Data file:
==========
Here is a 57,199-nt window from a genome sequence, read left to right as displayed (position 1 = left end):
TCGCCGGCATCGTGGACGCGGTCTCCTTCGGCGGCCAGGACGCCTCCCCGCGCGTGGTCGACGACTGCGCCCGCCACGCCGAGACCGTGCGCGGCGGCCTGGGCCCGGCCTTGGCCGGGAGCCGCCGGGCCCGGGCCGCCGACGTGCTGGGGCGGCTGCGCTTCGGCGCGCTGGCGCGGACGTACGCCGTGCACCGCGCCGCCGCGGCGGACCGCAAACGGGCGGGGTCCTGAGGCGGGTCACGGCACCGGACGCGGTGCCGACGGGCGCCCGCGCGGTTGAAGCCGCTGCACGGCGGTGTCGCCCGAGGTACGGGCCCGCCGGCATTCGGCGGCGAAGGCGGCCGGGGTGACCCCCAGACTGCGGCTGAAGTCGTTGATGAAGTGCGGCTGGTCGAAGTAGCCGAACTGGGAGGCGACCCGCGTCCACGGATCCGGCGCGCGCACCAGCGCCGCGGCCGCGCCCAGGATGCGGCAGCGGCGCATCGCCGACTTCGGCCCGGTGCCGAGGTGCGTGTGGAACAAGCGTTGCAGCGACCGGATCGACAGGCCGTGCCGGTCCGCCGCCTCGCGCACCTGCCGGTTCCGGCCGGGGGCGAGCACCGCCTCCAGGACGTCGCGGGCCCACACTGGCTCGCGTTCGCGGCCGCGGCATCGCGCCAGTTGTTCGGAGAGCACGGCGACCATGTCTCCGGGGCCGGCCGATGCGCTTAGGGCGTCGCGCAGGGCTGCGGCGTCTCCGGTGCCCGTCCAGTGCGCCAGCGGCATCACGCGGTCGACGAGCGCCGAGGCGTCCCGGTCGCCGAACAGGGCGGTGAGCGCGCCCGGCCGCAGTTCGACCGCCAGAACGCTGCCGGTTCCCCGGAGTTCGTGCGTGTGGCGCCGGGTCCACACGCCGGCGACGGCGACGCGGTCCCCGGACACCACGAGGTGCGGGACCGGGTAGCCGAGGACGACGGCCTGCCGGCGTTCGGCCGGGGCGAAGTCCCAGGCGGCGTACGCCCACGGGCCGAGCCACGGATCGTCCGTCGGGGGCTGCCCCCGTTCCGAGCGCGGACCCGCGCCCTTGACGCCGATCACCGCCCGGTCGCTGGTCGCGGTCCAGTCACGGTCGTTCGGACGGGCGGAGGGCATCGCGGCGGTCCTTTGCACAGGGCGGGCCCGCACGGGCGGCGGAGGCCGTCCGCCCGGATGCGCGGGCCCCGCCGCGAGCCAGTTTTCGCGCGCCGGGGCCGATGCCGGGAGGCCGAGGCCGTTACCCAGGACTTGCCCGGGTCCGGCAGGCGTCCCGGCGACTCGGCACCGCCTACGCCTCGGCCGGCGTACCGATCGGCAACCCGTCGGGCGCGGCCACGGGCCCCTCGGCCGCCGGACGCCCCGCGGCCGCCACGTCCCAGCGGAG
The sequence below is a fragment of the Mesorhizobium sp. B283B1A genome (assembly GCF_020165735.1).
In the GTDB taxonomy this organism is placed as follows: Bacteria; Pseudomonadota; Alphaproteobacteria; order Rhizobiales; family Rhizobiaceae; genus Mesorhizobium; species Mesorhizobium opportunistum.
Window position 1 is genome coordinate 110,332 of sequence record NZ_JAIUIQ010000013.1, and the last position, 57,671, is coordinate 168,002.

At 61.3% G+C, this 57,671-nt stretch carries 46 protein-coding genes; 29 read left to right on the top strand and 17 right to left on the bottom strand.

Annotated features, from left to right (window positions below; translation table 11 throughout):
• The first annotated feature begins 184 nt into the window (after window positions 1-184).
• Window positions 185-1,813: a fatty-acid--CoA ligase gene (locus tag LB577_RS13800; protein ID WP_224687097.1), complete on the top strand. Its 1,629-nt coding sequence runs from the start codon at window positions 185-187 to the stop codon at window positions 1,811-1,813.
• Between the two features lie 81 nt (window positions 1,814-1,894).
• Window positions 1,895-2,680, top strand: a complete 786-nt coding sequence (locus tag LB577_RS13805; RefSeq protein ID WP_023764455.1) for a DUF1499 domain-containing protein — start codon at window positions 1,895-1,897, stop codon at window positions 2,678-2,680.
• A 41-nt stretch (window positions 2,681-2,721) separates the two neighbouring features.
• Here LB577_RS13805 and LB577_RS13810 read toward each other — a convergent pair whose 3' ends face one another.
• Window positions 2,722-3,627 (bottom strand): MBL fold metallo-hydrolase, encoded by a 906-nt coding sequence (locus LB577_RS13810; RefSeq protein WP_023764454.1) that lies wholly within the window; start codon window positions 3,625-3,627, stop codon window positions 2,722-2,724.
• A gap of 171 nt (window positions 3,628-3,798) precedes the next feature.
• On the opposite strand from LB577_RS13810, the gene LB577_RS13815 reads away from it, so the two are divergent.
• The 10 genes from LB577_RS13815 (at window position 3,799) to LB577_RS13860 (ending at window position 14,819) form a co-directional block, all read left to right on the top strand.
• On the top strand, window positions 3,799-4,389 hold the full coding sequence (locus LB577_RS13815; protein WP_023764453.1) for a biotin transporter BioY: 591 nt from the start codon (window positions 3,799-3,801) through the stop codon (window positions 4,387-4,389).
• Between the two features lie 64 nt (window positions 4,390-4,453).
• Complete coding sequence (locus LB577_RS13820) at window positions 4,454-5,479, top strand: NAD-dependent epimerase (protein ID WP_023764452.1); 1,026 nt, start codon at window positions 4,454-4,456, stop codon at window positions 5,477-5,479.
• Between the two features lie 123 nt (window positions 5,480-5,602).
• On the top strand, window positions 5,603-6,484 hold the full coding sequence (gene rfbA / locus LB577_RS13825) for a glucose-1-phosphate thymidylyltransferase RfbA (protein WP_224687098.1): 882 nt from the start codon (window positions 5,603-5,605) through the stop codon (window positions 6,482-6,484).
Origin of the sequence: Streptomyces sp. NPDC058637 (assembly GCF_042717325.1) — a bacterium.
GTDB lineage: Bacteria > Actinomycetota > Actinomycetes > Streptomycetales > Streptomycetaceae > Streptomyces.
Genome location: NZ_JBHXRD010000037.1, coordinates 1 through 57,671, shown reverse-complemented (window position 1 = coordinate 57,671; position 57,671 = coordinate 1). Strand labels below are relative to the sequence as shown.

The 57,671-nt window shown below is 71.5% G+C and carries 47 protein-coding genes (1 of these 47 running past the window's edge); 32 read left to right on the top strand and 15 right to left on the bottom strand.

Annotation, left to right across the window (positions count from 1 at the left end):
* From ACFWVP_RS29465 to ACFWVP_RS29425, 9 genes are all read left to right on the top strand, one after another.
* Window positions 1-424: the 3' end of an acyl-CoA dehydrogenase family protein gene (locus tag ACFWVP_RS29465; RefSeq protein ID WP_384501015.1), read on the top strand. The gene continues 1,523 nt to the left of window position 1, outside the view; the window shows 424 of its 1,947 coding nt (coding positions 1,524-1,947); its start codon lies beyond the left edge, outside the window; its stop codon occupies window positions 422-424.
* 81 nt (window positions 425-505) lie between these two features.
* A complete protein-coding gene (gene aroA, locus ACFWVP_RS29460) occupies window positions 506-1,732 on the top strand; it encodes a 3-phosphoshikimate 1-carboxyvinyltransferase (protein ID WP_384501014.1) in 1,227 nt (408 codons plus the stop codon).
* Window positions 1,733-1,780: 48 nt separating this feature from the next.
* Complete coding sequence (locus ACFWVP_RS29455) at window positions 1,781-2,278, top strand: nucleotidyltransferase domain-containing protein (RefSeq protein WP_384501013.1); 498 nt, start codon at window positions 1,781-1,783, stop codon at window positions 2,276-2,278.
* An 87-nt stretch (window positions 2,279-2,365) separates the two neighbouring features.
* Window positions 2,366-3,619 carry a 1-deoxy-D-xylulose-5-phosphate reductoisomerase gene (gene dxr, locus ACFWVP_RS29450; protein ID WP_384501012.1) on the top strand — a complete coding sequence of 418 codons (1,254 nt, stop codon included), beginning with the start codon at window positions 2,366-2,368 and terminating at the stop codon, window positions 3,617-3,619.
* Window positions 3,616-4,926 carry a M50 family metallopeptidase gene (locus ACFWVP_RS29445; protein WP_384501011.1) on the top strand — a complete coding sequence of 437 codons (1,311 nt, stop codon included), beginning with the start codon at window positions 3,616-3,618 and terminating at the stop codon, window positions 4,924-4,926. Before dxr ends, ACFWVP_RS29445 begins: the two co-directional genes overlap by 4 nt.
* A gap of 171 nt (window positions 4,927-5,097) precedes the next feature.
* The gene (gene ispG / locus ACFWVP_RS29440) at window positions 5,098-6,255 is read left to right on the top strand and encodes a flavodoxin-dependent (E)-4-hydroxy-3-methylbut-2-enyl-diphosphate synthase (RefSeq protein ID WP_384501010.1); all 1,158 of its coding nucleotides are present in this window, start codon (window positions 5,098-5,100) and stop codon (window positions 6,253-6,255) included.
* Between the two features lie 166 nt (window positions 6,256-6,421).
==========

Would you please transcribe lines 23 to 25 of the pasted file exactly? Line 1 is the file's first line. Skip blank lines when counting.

Origin of the sequence: Streptomyces sp. NPDC058637 (assembly GCF_042717325.1) — a bacterium.
GTDB lineage: Bacteria > Actinomycetota > Actinomycetes > Streptomycetales > Streptomycetaceae > Streptomyces.
Genome location: NZ_JBHXRD010000037.1, coordinates 1 through 57,671, shown reverse-complemented (window position 1 = coordinate 57,671; position 57,671 = coordinate 1). Strand labels below are relative to the sequence as shown.